The Weather Network – Dangerous cold, snow likely as Arctic front looms for Western Canada
Snow will fall from the Pacific Coast to the Qu’Appelle River this weekend as an arctic front invades western Canada. Some communities can cope with heavy snow accumulations through Sunday, but that’s just a prelude to the bigger story to come next week.
Behind this arctic front lurks a dangerous cold draft that will sweep through western Canada in the days leading up to the first official day of winter. This will be a sustained period of very cold temperatures, with readings that could dip into the -40s in places.
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Atmospheric floodgates will swing open this weekend, sending bitterly cold air south across the western half of Canada.
This pattern shift will first arrive on Saturday when snow spreads across much of British Columbia, Alberta and Saskatchewan. Snowfall will continue into Sunday in many areas.
In communities in BC’s lower mainland, precipitation begins as rain or a rain-snow mixture before transitioning to snow late Saturday as colder air arrives. This will provide an opportunity for accumulations across Victoria and Metro Vancouver.
BC’s highest snowfall totals will largely follow the terrain, with higher totals falling over higher elevations.
Snowfall levels will vary widely across Alberta and Saskatchewan, with the largest snow accumulations expected in northern Alberta and the western half of Saskatchewan. Some communities could see up to 30cm of fresh snow by Sunday.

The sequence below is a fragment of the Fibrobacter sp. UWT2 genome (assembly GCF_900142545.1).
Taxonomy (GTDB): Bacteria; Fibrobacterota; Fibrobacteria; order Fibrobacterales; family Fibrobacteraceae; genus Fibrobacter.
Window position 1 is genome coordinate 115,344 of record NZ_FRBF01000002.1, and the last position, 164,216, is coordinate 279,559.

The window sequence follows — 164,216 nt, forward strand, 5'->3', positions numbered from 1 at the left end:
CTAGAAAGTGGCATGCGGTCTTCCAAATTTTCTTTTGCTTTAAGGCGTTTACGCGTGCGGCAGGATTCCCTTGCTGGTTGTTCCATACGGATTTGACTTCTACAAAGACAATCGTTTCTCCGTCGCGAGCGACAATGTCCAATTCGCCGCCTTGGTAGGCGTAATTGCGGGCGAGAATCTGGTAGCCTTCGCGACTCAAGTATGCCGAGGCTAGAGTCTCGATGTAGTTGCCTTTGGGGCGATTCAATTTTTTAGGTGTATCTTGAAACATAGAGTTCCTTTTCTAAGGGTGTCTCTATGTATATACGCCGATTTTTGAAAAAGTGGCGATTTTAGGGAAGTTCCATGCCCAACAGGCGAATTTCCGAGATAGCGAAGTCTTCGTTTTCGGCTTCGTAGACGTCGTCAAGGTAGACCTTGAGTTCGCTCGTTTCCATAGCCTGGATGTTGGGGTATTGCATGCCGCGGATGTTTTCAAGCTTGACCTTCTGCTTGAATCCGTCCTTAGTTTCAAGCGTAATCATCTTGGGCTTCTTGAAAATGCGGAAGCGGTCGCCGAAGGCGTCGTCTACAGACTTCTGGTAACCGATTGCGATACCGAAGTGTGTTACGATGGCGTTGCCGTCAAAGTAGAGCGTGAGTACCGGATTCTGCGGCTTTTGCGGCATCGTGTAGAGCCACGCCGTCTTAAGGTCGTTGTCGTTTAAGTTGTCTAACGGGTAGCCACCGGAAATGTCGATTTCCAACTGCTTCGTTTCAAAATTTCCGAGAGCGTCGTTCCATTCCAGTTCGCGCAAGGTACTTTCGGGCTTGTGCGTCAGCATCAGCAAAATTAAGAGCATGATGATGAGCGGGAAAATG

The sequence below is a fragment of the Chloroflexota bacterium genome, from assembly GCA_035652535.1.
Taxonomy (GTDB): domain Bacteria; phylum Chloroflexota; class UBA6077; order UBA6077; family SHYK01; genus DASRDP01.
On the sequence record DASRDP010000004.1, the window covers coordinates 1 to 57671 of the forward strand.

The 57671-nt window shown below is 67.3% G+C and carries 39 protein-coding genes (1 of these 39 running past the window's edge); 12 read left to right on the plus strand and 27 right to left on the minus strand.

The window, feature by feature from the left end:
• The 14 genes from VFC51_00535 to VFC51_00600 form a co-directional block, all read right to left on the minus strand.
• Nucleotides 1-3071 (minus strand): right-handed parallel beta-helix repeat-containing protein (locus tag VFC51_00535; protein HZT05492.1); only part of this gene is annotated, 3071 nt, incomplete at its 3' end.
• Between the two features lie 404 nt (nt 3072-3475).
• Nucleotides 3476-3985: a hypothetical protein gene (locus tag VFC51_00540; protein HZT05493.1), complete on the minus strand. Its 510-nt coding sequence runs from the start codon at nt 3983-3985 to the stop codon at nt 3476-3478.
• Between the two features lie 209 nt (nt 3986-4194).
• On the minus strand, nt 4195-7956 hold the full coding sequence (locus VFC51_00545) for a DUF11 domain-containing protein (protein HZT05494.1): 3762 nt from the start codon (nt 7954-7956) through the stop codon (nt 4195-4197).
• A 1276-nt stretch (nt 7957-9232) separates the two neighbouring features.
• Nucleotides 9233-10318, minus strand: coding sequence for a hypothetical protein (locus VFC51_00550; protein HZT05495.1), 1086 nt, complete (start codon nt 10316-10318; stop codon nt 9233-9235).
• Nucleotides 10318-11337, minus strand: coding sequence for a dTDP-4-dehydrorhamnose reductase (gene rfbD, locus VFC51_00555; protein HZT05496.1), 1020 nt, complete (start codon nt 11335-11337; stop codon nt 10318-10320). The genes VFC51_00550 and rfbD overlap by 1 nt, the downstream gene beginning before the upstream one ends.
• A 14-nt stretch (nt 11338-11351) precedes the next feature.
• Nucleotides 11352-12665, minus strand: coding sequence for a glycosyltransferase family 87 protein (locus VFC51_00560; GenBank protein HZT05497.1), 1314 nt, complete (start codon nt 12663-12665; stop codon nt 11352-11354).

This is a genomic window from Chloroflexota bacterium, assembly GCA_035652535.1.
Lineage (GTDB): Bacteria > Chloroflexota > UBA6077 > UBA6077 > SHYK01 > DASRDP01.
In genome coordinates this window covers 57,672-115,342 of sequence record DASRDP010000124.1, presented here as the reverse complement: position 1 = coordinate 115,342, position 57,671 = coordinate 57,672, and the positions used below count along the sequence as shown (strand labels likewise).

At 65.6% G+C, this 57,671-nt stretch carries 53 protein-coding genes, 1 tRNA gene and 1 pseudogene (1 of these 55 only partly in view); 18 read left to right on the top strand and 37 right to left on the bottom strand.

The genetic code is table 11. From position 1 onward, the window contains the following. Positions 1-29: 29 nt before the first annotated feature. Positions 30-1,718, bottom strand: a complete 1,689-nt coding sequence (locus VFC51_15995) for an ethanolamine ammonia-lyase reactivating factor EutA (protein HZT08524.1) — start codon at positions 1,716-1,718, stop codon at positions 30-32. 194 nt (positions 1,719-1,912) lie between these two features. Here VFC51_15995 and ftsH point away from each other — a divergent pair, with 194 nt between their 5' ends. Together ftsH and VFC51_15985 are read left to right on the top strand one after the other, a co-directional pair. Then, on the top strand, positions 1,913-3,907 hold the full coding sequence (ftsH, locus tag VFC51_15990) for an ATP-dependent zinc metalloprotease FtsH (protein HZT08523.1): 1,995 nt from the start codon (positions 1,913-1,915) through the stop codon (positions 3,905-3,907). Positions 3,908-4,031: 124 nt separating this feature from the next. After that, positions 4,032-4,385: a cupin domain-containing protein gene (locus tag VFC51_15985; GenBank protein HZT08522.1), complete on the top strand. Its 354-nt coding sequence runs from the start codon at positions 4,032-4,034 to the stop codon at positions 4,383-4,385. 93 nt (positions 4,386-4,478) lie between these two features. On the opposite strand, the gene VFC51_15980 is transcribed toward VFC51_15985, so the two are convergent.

The arrival of bitterly cold temperatures will result in much of this snow taking on a very fine and powdery consistency.
Light and fluffy snow isn’t great for snowballs, but it’s far easier to shovel up or even sweep away—a task that will take on some urgency before conditions make spending much time outdoors downright dangerous.
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Temperatures will drop steadily behind the arctic front as we head into the week leading up to Christmas. Several days of freezing temperatures are possible around Metro Vancouver, but the worst will develop on the prairies.
Daily highs will struggle to break out of the minus 20s for much of Alberta and Saskatchewan throughout the week.
The coldest temperatures are expected in the middle of the week when people could endure temperatures below -30°C and possibly even down to -40°C or below during the nighttime hours. Any wind makes the temperatures appear even colder.
Air temperatures this cold threaten the health and safety of anyone who spends too much time outdoors. Frostbite on exposed skin can occur in as little as two minutes when temperatures or wind chill levels drop to -40 or below.
The extreme cold is expected to ease in time for the Christmas weekend.
Find out about the upcoming snow and dangerous cold weather across western Canada.